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Showing posts from 2010

Interview with Claude Steele

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By Coert Visser (2010)

Professor Claude Steele is a social psychologist and the Provost of Columbia University. He has written the book Whistling Vivaldi: And Other Clues to How Stereotypes Affect Us about the work he and his colleagues have done on a phenomenon called 'stereotype threat'. Stereotype threat is the tendency to expect, perceive, and be influenced by negative stereotypes about one’s social category, such as one’s age, sex, sexual orientation, ethnicity, profession, nationality, political affiliation, mental health status, and so on. Stereotype threat can be harmful by creating racial, gender, and social class achievements gaps in schools and in the workplace and tensions across group lines. In this interview Claude Steele explains, among other things, what stereotype threat is and what can be done about it.

How would you explain in simple terms to people like teachers, managers, and policymakers what stereotype threat is and why it is important for them to be inf…

Interview with Wally Gingerich

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By Coert Visser (2010)

Wallace Gingerich is Professor Emeritus of Social Work at the Mandel School of Applied Social Sciences, Case Western Reserve University, Cleveland, Ohio. As a core member of the Brief Family Therapy Center in Milwaukee (BFTC), Wisconsin, in the 1980s, he has been an important contributor to the development of the solution-focused approach. In this interview, he looks back on how and why he joined BFCT and on how the solution-focused approach emerged in the next few years after he joined. Also, he talks about the BRIEFER project and about a soon to be published review of the research on the effectiveness of the solution-focused approach. Finally, he reflects on the ways the solution-focused approach may further develop.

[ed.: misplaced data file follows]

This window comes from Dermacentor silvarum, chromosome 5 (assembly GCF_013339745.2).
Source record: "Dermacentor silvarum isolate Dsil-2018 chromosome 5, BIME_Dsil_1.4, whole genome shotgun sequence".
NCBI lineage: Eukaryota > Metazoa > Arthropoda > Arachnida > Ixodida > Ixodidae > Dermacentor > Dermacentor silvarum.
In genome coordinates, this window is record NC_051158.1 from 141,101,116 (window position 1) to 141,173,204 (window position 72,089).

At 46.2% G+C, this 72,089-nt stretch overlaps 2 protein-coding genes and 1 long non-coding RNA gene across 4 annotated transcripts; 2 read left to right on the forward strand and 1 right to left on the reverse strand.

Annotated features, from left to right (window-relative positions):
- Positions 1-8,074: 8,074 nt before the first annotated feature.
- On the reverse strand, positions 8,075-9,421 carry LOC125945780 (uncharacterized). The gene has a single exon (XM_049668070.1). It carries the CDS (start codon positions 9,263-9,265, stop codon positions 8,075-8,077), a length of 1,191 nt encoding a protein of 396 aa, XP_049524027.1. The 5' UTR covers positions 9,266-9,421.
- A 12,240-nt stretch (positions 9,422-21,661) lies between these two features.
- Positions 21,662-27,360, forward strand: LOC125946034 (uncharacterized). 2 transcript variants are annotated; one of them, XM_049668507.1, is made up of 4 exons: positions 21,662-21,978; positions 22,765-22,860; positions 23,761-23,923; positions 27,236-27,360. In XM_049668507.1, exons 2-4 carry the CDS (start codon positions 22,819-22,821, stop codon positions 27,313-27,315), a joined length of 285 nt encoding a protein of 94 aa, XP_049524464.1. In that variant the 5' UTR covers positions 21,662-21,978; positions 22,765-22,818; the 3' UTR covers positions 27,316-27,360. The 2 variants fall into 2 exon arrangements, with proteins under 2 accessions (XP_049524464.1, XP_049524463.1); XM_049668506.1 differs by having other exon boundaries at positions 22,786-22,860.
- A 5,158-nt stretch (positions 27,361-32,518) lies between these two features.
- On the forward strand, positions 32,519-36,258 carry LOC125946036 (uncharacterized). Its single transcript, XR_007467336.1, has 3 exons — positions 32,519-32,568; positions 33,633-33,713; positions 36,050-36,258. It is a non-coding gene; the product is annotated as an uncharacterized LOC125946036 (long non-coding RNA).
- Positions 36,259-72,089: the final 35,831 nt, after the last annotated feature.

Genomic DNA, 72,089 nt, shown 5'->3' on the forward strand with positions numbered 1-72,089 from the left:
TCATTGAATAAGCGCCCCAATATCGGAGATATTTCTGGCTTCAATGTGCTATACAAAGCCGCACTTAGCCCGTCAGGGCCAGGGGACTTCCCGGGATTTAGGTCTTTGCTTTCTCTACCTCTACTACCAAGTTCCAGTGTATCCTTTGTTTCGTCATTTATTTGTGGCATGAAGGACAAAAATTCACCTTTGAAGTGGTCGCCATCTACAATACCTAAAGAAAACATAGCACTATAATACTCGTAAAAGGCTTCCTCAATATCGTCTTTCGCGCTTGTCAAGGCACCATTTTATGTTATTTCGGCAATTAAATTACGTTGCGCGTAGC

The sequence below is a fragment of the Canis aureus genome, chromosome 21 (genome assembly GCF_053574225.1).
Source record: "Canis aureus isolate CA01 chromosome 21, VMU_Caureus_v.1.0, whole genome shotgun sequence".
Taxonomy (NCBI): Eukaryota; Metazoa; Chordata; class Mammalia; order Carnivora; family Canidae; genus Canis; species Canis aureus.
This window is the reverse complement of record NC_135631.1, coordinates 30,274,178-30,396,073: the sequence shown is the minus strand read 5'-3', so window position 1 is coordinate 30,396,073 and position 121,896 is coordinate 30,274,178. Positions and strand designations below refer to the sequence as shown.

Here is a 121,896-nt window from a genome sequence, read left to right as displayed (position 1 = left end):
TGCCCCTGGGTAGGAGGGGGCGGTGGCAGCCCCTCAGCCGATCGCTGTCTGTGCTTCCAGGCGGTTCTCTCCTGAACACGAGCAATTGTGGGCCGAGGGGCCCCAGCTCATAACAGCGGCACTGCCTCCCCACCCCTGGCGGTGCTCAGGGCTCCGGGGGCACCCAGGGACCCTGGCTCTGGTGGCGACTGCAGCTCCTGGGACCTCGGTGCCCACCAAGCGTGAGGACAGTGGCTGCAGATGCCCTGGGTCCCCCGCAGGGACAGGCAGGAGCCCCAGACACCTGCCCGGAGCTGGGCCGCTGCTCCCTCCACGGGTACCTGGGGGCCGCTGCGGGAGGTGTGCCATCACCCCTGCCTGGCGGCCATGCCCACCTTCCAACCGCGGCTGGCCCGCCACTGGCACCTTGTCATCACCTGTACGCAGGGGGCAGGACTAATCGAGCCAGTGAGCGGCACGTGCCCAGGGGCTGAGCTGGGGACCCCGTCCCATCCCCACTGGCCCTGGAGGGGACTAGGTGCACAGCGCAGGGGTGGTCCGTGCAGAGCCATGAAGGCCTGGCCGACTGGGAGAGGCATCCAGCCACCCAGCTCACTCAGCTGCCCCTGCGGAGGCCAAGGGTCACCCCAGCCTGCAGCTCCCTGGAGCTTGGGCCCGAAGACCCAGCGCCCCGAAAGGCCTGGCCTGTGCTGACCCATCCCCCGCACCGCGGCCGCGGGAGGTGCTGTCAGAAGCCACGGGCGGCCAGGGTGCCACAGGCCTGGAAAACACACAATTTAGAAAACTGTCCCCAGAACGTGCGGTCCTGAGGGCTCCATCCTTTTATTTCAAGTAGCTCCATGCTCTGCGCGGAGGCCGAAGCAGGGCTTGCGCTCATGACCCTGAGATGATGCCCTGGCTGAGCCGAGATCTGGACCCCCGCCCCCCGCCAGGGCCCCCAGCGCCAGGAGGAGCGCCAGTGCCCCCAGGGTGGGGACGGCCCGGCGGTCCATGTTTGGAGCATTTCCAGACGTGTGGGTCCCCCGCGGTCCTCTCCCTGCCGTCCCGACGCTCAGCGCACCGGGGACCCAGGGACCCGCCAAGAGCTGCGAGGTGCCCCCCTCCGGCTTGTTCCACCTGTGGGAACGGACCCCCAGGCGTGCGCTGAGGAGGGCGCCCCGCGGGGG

Could you tell a bit about when and how you got involved with the Brief Family Therapy Center?

Income inequality is strongly related to health and social problems

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Coert Visser, 2010


The Relationship between Equality and Thriving Richard Wilkinson and Kate Pickett, two English epidemiologists, have written The Spirit Level: Why Greater Equality Makes Societies Stronger, a provocative book on how high levels of inequality in societies is harmful for everyone within them. Their research shows that while economic policies in developed countries stress the importance of economic growth, economic growth is only an important determinant of the degree to which societies thrive up to a certain point. After a certain point the contribution of further economic growth begins to create only diminishing marginal returns: the relationship between economic growth and certain objectively measurable outcomes, like life expectancy, level off (see figure 1).

Interview with Insoo Kim Berg

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© 2004, Coert Visser
Amsterdam, May 12, 2004 - There is probably not a single person more important to the invention and development of the solution-focused practice than Insoo Kim Berg. This fragile American lady from Korean origin has a gigantic reputation. She is one of the most important inspirators of nearly all of the solution-focused consultants I know. Together with her partner Steve De Shazer, she developed solution-focused brief therapy. Currently, she often travels the world doing consultancy and training people. Last year, she did a workshop in our Dutch training program for consultants and coaches. This year, I met her in an Amsterdam hotel and we had this conversation by the fireplace.